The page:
When shopping for fabric, you might run across a certain type of antique French linen fabric called Toile de Jouy.
Known for single colored prints on a cream or white background, toile features scenes of pastoral settings, the French countryside, flowers and European tales of old.
There is a rich history to this unmistakably recognizable print, used in textiles and products of many kinds in the decorating and antiques business.
The printed fabric was actually first produced in Irish villages in the 18th century.
The print became very popular in France, and designer Jean-Baptiste Huet and producer Christophe-Philipe Oberkampf opened a factory and produced these early antique textiles in Jouy-en-Josas, France in 1760.
This fact gave the popular linen its name, “Toile de Jouy,” translated as “cloth from the town of Jouy.”
Huet’s legacy is the very familiar single colored print, often red or black, on a white or light linen background, with largely pastoral farm scenes of people or animals, floral prints and more.
Oberkampf was a son of a dye maker, and after Louis XVI lifted a restriction on importation of cotton, his factory began using high quality cotton to produce his new design concept.
The beautiful, striking designs became of phenomenon of sorts, and the French elite saw it as a luxury item.
The cotton cloth was imported, the well made linen was costly, and the elite had first choice at the new items coming out of Oberkampf’s factory. Jouy en Josas was also located near the cities of Paris and Versailles, leading to the success that still shines today.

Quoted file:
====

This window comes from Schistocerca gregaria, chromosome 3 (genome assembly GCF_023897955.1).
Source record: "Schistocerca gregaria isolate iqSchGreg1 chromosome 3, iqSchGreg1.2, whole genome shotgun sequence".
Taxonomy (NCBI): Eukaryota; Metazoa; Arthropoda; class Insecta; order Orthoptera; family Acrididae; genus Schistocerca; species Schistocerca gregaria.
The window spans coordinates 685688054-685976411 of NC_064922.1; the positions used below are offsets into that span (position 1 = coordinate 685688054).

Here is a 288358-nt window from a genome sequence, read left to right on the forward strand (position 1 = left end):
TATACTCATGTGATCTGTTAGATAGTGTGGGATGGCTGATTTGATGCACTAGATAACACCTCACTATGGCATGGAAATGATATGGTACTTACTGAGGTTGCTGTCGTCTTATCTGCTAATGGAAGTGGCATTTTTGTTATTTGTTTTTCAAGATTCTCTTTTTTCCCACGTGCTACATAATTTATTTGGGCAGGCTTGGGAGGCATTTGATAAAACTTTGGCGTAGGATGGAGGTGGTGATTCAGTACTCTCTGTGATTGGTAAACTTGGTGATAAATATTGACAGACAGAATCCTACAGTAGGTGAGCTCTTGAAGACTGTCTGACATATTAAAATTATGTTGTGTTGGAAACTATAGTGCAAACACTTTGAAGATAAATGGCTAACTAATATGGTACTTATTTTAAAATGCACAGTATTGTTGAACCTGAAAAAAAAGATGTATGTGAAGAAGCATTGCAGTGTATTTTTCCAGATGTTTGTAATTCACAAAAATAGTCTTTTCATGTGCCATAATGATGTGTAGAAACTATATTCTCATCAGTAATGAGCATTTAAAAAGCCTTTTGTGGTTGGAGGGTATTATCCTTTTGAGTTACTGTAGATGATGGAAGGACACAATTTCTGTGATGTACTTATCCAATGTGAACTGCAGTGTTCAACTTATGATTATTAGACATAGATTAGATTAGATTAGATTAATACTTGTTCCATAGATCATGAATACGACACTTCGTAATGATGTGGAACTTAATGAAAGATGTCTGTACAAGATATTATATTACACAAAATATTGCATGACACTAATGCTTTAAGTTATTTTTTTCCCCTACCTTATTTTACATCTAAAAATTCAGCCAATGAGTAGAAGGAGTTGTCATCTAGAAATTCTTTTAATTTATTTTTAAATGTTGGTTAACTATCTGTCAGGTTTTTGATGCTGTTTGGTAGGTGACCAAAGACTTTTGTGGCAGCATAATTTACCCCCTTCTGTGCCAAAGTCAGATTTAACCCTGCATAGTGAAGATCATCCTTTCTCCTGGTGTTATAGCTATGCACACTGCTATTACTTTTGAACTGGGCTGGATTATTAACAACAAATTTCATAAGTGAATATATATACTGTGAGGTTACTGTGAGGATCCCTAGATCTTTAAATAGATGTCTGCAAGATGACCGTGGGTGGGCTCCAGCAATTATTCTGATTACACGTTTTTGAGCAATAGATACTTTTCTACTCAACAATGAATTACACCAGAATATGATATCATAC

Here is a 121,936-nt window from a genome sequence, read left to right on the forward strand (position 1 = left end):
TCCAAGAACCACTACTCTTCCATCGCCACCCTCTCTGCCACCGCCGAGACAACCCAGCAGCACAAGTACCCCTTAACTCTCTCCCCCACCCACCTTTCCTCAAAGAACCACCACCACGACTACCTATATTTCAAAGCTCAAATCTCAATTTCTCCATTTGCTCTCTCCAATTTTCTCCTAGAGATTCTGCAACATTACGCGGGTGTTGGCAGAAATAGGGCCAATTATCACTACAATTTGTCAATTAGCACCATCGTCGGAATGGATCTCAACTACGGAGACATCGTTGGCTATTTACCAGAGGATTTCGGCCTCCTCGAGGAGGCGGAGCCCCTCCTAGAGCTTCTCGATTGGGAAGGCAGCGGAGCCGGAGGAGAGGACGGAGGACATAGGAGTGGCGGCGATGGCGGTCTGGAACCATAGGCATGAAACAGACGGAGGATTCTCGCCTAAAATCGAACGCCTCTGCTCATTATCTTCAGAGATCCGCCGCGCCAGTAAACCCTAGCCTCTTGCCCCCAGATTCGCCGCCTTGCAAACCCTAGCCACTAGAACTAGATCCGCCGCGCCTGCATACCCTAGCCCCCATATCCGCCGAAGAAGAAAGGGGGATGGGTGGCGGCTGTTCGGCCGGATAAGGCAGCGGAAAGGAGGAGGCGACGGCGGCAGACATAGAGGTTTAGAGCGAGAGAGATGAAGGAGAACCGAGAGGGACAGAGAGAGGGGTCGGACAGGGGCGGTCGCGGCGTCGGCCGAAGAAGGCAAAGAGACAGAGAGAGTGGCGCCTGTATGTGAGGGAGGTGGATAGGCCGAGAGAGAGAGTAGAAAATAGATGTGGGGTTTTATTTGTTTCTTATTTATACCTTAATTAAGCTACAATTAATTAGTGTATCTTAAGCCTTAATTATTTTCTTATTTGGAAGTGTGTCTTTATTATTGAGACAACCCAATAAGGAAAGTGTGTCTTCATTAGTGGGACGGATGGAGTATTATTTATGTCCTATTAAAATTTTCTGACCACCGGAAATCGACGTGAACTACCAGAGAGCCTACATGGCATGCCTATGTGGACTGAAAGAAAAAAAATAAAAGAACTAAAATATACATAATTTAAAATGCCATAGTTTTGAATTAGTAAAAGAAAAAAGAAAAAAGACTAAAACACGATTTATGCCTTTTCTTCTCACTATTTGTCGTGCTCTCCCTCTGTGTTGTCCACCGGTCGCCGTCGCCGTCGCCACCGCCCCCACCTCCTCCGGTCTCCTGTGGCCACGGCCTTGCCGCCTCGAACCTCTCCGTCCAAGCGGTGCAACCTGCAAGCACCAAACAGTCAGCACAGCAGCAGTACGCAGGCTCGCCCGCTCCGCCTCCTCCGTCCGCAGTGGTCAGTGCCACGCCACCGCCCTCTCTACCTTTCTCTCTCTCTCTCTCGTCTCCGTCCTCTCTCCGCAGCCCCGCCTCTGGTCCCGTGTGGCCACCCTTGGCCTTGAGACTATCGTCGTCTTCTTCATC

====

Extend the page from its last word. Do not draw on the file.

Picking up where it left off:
Oberkampf and his factory, as well as Huet’s designs had no copyright in those days, and other factories in France began to make their own versions of the toile.
Wallpaper became a very popular copy as well, and is still popular today.
When collecting antique toile, look for light colored backgrounds of white or soiled white that turns to cream, as the original toile was impossible to make in more than one printed color.
Light blues and pinks on top of cream linen are usually very old, as the brightness of original French Jouy colors were black, blue and red that have faded over time, thus making lighter versions of the 18th and 19th century antique linens.
Although originally a linen for bedding or drapery, toile is used for many things today, and is quite popular all over the world.
In today’s market, clothing, wallpaper, bedding, upholstery, draperies, rugs, pillows and more can be seen with this identifiable French pattern.
Many people feel that it is still a popular pattern due to the simple, elegant patterns that evoke the farm or pastoral feel of old Europe, simple, duo color schemes and name recognition.
(Editor’s note: DeeDee Wood is the owner of Black Cat Curiosities, an online antiques research and sales venue.)